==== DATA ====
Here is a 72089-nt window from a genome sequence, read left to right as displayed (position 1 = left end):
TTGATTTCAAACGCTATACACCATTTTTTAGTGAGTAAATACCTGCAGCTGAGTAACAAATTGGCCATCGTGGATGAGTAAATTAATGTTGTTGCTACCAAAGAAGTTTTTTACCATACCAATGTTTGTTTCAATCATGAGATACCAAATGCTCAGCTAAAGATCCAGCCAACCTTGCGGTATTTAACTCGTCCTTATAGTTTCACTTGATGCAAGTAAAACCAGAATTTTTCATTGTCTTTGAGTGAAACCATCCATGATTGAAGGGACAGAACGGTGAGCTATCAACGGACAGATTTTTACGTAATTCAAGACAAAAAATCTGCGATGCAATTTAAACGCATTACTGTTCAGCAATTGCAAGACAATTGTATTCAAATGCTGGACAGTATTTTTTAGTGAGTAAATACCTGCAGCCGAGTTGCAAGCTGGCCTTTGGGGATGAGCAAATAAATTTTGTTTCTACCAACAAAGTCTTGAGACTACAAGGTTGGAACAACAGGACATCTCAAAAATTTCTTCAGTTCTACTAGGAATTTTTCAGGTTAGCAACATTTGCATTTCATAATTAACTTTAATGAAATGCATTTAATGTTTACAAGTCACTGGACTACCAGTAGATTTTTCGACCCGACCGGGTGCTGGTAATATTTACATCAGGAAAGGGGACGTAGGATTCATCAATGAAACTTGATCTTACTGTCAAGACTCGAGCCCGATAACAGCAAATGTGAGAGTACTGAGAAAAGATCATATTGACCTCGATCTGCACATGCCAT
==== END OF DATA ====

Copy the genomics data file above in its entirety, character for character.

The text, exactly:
Here is a 72089-nt window from a genome sequence, read left to right as displayed (position 1 = left end):
TTGATTTCAAACGCTATACACCATTTTTTAGTGAGTAAATACCTGCAGCTGAGTAACAAATTGGCCATCGTGGATGAGTAAATTAATGTTGTTGCTACCAAAGAAGTTTTTTACCATACCAATGTTTGTTTCAATCATGAGATACCAAATGCTCAGCTAAAGATCCAGCCAACCTTGCGGTATTTAACTCGTCCTTATAGTTTCACTTGATGCAAGTAAAACCAGAATTTTTCATTGTCTTTGAGTGAAACCATCCATGATTGAAGGGACAGAACGGTGAGCTATCAACGGACAGATTTTTACGTAATTCAAGACAAAAAATCTGCGATGCAATTTAAACGCATTACTGTTCAGCAATTGCAAGACAATTGTATTCAAATGCTGGACAGTATTTTTTAGTGAGTAAATACCTGCAGCCGAGTTGCAAGCTGGCCTTTGGGGATGAGCAAATAAATTTTGTTTCTACCAACAAAGTCTTGAGACTACAAGGTTGGAACAACAGGACATCTCAAAAATTTCTTCAGTTCTACTAGGAATTTTTCAGGTTAGCAACATTTGCATTTCATAATTAACTTTAATGAAATGCATTTAATGTTTACAAGTCACTGGACTACCAGTAGATTTTTCGACCCGACCGGGTGCTGGTAATATTTACATCAGGAAAGGGGACGTAGGATTCATCAATGAAACTTGATCTTACTGTCAAGACTCGAGCCCGATAACAGCAAATGTGAGAGTACTGAGAAAAGATCATATTGACCTCGATCTGCACATGCCAT